How DUI’s Can and Will Affect Your Current Job & Career
Being charged with a DUI is an offense that will stick with you for years to come. If you were lucky enough to avoid injury to yourself and others, you may still face jail time, probation, fines, and higher insurance rates in the future. Your ability to find a new job or keep your current position may also be affected.
How DUI’s Affect Your Job
- Your license may be suspended – If your license is suspended and you do not get an exemption from driving to and from work, you’ll need to hire a taxi, have a friend or family member chauffeur you around, or take public transportation back and forth. These options can get expensive, frustrating, and unreliable. If your job requires driving, you’ll be out of luck.
- Time missed from the job – Imprisonment, court appearances, and any mandatory alcohol treatment will require time away from your job. Maybe your boss will be understanding if you have always been a stellar employee, however some companies may view your time away from work as excessive absenteeism.
- Mandatory firing – Many employers have a policy that makes conviction of a crime the grounds for mandatory firing. If this is part of your employee handbook or contract, you may lose your job since companies with this policy usually require you to notify them immediately.
- Your license may be affected – Many professional licenses require that any arrest be disclosed to the licensing agency. These requirements may include lawyers, nurses, doctors, therapists, government workers, and even plumbers. Depending on your state and the agency, your license could be revoked.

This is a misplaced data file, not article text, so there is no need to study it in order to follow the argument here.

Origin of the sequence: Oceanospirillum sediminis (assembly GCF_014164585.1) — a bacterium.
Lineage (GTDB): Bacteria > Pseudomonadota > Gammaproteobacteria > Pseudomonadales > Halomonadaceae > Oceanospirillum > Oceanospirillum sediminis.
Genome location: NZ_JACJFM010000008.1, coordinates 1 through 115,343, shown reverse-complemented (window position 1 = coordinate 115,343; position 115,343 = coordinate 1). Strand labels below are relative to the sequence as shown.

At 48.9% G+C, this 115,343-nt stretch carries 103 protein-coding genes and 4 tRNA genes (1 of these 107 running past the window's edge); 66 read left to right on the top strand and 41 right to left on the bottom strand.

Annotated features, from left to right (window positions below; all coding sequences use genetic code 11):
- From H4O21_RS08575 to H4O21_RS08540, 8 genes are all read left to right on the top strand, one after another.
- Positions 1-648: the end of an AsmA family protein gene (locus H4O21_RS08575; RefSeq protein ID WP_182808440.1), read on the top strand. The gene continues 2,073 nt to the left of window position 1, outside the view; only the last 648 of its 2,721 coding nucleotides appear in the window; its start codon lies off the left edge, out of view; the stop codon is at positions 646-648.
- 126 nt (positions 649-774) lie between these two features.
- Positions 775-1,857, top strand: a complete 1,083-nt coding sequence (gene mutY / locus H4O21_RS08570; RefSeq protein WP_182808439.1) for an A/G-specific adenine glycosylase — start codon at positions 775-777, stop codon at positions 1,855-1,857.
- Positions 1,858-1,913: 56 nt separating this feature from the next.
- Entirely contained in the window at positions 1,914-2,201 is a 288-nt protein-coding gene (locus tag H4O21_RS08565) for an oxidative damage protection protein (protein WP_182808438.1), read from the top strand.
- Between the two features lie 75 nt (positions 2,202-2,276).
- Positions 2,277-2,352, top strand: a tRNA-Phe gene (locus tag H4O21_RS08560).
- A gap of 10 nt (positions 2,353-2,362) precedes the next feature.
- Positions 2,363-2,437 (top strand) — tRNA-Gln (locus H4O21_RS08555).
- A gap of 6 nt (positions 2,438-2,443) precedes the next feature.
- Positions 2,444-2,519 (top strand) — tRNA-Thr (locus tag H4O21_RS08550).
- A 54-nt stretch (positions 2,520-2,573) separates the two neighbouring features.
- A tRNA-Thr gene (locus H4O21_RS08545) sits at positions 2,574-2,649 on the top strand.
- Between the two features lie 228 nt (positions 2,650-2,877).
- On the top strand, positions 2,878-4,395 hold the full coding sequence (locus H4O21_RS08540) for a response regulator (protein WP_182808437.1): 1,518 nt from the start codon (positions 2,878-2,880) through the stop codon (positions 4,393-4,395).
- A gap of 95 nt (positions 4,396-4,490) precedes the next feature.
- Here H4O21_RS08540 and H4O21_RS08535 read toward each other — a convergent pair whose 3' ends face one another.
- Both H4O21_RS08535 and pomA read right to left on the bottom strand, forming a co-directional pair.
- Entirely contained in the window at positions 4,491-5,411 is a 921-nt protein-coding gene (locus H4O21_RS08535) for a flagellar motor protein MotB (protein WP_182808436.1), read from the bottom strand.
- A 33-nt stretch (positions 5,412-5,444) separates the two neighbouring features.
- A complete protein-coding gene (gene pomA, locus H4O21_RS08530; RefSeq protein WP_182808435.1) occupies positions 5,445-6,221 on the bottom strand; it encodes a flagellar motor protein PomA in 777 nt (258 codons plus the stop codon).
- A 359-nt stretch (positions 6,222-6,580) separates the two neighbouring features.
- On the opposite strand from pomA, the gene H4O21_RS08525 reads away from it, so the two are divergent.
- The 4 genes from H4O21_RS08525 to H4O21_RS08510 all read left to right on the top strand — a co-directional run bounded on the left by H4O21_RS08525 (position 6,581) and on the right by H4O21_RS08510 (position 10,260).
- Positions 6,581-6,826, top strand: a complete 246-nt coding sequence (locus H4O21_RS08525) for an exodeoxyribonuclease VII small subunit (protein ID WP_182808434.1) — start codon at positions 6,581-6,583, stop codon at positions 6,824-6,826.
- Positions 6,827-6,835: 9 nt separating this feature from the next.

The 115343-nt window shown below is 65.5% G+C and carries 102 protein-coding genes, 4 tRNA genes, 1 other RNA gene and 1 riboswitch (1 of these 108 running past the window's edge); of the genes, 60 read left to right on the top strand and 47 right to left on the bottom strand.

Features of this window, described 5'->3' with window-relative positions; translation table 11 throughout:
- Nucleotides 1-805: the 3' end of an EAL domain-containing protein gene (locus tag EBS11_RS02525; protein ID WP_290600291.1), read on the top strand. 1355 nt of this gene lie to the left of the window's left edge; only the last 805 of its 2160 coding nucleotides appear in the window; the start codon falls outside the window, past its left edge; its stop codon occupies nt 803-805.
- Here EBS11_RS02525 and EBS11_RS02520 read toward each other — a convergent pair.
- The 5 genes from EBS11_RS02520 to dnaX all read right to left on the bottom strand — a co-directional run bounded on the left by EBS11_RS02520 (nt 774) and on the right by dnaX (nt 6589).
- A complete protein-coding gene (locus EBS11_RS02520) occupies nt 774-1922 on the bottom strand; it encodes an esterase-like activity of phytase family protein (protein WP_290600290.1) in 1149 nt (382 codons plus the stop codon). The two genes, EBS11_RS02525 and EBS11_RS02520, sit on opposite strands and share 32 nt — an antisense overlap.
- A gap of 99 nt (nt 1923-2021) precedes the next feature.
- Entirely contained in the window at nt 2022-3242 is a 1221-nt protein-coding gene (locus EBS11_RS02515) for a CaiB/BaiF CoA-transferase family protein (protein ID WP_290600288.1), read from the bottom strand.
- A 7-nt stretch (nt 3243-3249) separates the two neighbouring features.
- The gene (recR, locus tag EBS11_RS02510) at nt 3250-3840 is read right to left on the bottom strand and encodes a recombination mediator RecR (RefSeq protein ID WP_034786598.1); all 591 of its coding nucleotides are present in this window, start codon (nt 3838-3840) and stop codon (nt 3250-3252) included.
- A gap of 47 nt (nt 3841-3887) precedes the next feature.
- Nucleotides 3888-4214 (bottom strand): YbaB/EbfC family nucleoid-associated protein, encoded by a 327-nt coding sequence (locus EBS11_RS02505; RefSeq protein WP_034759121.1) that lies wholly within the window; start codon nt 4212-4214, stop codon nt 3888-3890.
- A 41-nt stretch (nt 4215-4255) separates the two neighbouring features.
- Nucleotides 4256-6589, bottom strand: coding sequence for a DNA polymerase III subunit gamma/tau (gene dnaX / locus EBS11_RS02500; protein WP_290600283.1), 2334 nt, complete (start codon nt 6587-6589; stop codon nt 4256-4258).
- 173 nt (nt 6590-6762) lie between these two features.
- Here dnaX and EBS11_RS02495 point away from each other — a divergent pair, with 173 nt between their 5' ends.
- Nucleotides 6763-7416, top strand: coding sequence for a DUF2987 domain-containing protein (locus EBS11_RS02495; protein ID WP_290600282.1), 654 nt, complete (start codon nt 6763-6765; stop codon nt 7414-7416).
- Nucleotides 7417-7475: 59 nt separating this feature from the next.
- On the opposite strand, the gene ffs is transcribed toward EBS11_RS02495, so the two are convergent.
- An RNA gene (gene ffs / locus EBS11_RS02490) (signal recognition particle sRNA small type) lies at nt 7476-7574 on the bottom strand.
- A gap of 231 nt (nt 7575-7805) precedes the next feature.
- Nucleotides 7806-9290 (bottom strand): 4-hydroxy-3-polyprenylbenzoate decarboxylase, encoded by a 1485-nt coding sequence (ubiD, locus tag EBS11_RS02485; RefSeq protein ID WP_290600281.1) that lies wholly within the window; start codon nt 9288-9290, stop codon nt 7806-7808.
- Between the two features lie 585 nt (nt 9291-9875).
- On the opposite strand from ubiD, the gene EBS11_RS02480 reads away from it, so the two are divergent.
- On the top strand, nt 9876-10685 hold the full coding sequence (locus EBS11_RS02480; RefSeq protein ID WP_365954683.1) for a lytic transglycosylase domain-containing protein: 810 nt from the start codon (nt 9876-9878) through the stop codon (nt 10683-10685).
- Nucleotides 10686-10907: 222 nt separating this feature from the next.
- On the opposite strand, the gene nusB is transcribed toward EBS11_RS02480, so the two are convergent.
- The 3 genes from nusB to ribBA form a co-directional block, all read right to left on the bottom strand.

- Your job application may not make it far along in the process – Some states don’t allow employers to ask about arrests and convictions, but most do. If you are a good candidate for the job based on your education and experience, your DUI will appear in public records and on your driver’s license records.
- Your education may be jeopardized – Many college and university applications ask if you have any criminal convictions. Your financial aid may also be affected by your DUI. Some states require you to prove that you’ve gone through a treatment, or you may lose aid altogether.
- Long-term penalty for commercial drivers – If you are a commercial driver, a DUI will stay on your commercial driving record for 55 years, meaning the possible end of your career.
A DUI conviction is more likely to impact individuals who are in between jobs. This is because employers often conduct background checks and convictions will show up on these reports.
Job seekers should be honest if the topic comes up during an interview. Make the interviewer feel at ease with regards to the accident by explaining the circumstances of the event. Share all the positive steps you have taken since the time of the accident.
You can avoid all of the above points by simply refusing to drink and drive. Call a friend, use a taxi app, or take public transportation.